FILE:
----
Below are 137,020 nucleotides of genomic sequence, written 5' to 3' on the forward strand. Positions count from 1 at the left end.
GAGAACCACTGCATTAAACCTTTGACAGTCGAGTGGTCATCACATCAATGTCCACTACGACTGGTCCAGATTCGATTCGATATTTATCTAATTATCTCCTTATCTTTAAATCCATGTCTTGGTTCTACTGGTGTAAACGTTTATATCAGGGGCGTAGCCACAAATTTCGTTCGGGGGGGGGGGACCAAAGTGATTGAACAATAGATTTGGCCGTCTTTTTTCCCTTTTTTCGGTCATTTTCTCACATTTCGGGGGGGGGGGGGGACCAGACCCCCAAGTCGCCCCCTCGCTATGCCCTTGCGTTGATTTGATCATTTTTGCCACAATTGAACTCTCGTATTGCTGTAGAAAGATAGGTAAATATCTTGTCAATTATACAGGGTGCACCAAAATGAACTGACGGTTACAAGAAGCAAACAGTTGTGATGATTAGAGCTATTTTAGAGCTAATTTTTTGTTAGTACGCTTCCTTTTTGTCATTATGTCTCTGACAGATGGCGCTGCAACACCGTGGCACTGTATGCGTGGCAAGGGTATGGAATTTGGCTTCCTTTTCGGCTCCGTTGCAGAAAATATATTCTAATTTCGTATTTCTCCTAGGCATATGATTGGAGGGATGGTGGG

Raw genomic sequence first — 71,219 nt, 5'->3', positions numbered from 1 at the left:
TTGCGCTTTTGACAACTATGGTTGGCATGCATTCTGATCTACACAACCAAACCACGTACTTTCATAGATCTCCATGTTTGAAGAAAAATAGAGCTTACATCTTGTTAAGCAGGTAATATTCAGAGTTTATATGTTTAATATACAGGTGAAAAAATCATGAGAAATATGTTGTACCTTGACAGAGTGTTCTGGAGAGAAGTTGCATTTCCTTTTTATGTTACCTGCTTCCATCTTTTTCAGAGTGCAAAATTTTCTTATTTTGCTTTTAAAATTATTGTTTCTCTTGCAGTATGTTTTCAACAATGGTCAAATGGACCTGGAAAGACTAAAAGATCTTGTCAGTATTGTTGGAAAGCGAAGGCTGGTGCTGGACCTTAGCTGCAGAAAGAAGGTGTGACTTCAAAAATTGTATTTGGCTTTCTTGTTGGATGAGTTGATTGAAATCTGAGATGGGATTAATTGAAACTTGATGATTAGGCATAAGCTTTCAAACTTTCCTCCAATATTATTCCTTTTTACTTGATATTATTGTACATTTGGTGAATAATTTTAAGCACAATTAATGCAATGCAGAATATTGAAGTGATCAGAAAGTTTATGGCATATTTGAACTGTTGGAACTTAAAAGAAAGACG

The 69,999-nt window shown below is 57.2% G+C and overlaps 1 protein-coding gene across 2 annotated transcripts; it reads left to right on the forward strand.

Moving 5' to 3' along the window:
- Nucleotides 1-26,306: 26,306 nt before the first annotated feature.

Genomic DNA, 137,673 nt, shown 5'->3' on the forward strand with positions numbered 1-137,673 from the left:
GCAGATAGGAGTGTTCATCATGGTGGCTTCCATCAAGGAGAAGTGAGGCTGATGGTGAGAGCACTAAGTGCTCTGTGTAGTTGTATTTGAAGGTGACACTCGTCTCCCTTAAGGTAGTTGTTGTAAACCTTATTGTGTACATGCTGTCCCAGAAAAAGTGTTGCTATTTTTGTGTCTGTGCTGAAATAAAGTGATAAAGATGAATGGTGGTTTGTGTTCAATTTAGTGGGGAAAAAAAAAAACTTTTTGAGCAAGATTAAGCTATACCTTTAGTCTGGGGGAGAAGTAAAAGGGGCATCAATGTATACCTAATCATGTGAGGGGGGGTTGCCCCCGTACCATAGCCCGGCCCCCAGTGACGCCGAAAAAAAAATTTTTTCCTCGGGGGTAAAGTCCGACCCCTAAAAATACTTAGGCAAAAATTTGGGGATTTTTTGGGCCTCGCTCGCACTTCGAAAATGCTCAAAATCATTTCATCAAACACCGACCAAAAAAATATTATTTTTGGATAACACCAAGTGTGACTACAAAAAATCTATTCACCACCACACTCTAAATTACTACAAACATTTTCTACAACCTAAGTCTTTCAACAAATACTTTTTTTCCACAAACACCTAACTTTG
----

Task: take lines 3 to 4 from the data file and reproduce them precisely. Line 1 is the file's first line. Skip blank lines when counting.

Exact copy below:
Raw genomic sequence first — 71,219 nt, 5'->3', positions numbered from 1 at the left:
TTGCGCTTTTGACAACTATGGTTGGCATGCATTCTGATCTACACAACCAAACCACGTACTTTCATAGATCTCCATGTTTGAAGAAAAATAGAGCTTACATCTTGTTAAGCAGGTAATATTCAGAGTTTATATGTTTAATATACAGGTGAAAAAATCATGAGAAATATGTTGTACCTTGACAGAGTGTTCTGGAGAGAAGTTGCATTTCCTTTTTATGTTACCTGCTTCCATCTTTTTCAGAGTGCAAAATTTTCTTATTTTGCTTTTAAAATTATTGTTTCTCTTGCAGTATGTTTTCAACAATGGTCAAATGGACCTGGAAAGACTAAAAGATCTTGTCAGTATTGTTGGAAAGCGAAGGCTGGTGCTGGACCTTAGCTGCAGAAAGAAGGTGTGACTTCAAAAATTGTATTTGGCTTTCTTGTTGGATGAGTTGATTGAAATCTGAGATGGGATTAATTGAAACTTGATGATTAGGCATAAGCTTTCAAACTTTCCTCCAATATTATTCCTTTTTACTTGATATTATTGTACATTTGGTGAATAATTTTAAGCACAATTAATGCAATGCAGAATATTGAAGTGATCAGAAAGTTTATGGCATATTTGAACTGTTGGAACTTAAAAGAAAGACG